The whole procedure will be recorded on a DVD and you will be given a copy after the procedure.
You should be able to go home on the same day, though occasionally you may be asked to stay in hospital overnight. Once you are fully awake and able to eat, drink and pass urine, you will be able to leave hospital. This usually takes between three and four hours. However, if you are unable to empty your bladder or have severe nausea, an overnight stay may be required.
During the first 24 hours you may feel more sleepy than usual, therefore you are strongly advised to arrange for someone to drive you home and avoid driving and drinking any alcohol for 24 hours.
Your cuts will be closed by stitches or glue and will initially be covered with a dressing. You should be able to take the dressing off about 24 hours after your operation and have a shower. Glue and some stitches dissolve by themselves. Other stitches may need to be removed and this is usually done about a week after your operation.
You may have some vaginal bleeding or discharge for 24 to 48 hours but this should not be very heavy.
Mild pain and discomfort in your lower abdomen for the first few days after your operation is expected. You may also have some pain in your shoulder from the gas used to distend your tummy during the operation. If needed, you can take pain relief such as 400 mg of ibuprofen every 8 hours or 1 gram of paracetamol every 4 hours.
There is a small risk of blood clots forming in your legs and lungs after any operation and this could be serious. You can reduce the risk of clots by mobilizing as early as you can after your operation and you may also be given
heparin injections (a blood- thinning agent), which you may need to continue for up to a week.
You can usually return to work and moderate activities by the third day. Increase your activity gradually during this time. Return to work will depend on the type of job you do. You may need 2-3 weeks to go back to heavy activities and for full recovery. It is recommended to use sanitary towels, not tampons and avoid sex for two to three days after surgery.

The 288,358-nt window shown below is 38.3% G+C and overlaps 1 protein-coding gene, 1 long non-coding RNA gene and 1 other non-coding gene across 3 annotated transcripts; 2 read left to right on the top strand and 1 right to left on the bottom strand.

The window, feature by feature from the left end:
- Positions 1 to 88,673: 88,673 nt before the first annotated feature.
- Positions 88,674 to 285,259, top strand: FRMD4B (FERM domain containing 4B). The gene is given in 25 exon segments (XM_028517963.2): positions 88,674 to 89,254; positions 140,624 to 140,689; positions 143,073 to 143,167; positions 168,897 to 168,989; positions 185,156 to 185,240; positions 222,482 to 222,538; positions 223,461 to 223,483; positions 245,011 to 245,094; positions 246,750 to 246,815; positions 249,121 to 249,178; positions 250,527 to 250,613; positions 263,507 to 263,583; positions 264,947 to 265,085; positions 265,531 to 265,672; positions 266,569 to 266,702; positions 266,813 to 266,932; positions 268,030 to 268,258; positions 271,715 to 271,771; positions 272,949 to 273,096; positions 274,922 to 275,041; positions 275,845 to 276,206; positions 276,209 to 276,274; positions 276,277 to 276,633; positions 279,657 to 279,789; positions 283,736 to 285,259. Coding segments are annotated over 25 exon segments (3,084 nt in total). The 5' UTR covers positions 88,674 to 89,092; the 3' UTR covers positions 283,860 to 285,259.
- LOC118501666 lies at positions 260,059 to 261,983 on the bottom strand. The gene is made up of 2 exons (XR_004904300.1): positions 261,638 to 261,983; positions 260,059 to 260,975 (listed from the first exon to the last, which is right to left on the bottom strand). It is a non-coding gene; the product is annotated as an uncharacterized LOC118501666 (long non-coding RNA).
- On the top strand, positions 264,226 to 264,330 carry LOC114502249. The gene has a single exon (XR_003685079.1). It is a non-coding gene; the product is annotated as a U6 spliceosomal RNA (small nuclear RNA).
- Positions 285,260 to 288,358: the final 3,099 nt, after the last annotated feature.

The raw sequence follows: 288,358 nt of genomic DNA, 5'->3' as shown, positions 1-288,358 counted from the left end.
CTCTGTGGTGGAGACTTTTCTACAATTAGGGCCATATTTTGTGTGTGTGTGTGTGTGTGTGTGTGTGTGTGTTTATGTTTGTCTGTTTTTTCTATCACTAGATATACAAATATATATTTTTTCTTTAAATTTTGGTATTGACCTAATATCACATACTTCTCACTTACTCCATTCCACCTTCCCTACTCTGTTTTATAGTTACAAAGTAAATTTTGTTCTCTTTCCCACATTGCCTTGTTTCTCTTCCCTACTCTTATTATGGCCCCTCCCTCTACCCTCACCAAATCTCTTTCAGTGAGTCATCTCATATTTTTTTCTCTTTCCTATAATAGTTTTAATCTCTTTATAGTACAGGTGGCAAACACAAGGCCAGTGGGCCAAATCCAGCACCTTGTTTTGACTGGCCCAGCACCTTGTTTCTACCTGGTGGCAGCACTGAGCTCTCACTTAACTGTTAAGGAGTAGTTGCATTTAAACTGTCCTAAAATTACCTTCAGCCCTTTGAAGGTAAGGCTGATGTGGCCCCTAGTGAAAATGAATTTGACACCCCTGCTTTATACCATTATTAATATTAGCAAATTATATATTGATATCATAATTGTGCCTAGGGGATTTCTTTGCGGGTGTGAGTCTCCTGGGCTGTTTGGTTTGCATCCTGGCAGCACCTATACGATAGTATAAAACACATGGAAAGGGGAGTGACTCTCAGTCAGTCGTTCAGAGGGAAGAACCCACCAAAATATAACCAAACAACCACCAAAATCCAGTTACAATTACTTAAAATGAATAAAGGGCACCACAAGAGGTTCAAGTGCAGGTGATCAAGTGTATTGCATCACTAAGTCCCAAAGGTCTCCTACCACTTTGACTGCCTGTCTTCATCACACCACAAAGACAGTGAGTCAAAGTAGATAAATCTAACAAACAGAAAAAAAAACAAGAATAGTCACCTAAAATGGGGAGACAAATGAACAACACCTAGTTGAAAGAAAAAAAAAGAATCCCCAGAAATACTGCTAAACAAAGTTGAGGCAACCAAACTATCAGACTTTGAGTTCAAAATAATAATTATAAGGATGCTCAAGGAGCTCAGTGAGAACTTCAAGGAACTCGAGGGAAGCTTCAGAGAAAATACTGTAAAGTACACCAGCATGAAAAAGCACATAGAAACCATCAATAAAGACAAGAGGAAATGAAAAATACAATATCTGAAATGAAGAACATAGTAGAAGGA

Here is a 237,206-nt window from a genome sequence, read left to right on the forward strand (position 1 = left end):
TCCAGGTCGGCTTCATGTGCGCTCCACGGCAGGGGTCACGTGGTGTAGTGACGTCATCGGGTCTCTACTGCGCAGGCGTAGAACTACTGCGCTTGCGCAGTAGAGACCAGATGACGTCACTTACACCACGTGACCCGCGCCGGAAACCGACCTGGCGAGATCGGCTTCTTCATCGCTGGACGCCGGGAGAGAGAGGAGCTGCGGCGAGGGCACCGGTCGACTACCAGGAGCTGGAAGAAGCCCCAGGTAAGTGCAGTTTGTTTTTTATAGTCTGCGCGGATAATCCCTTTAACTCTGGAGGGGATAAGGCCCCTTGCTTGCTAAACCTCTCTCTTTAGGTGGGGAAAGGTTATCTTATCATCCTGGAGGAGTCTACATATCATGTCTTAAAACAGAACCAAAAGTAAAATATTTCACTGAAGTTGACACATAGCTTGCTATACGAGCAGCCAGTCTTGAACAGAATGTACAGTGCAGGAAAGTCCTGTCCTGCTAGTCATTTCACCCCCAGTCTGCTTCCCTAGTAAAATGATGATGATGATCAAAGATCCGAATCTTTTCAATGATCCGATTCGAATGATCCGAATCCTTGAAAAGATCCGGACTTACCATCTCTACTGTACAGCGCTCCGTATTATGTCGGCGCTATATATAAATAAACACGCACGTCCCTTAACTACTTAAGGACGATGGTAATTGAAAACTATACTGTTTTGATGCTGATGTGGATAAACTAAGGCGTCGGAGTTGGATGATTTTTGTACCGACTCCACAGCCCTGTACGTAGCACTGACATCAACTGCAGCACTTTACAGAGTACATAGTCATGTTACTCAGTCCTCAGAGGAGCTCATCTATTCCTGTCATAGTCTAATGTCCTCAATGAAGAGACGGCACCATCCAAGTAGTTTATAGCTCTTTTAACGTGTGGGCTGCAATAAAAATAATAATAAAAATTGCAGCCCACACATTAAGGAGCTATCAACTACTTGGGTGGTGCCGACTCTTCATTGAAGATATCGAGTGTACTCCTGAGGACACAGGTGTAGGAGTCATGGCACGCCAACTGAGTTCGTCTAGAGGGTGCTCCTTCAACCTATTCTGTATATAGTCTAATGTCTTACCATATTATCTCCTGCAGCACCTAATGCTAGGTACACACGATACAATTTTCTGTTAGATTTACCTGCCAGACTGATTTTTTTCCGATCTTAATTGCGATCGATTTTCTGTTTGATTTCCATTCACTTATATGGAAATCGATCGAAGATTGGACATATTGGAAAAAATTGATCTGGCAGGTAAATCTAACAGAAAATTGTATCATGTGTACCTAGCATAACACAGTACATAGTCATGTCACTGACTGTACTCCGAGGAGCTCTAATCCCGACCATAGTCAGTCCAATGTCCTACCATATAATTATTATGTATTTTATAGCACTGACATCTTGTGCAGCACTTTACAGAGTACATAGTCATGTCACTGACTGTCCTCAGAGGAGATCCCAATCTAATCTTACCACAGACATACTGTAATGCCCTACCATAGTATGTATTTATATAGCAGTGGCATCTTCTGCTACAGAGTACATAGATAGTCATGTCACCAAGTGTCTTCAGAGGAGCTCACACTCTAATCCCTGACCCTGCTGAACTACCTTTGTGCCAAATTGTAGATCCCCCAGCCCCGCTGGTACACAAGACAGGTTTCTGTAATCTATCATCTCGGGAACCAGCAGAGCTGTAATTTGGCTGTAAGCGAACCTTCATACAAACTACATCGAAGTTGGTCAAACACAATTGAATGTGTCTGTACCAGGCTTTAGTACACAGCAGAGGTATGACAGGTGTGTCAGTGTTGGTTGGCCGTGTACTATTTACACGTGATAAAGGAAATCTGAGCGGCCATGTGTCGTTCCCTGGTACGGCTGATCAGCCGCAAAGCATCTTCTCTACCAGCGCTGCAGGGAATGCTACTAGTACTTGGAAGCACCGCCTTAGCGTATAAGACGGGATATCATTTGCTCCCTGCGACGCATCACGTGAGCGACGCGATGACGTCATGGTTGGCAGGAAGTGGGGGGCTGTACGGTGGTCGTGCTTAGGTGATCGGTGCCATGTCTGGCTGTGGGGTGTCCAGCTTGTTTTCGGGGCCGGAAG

A free of charge, face-to-face or Skype follow up consultation will be offered by Dr Diamantopoulos to discuss in detail the findings of the laparoscopy, watch the surgery’s DVD and help you choose the most appropriate approach to treat your subfertility.
Endometriosis is a possible cause of infertility. There is good evidence to suggest that in infertile women with endometriosis, an operative laparoscopy with excision or ablation of the endometriosis lesions and division of any adhesions can improve fertility and increase spontaneous pregnancy rates.
Following your laparoscopy and treatment to your endometriosis, we will either advise you to consider trying to conceive naturally, or recommend you a fertility treatment, such as IUI or IVF. This will depend on your age, your medical history and the co-existence of any other fertility related factors.
When a fallopian tube is blocked and full of fluid is called a hydrosalpinx. It can be found in one or both tubes and is a common cause of infertility.
This condition has been associated with a previous history of genital infections or abdominal surgery.
Hydrosalpinx is suspected during an ultrasound scan, a HyCoSy or an HSG examination and confirmation is made with laparoscopy.
Diseases of the fallopian tube, such as hydrosalpinx can severely reduce the chances of pregnancy with IVF if left untreated. Current evidence suggests that removing the fallopian tube (salpingectomy) or occluding blocked or diseased fallopian tubes with clips can increase pregnancy and live birth rates for women undergoing IVF.
Another treatment option depending on the severity of damage to the tube is to perform restorative surgery, open the tube and drain the fluid (salpingostomy). The main drawback of restorative surgery is that the tube may later reclose and become blocked again.
Further research is required to assess the value of less invasive techniques, such as aspiration of hydrosalpinx prior to or during IVF.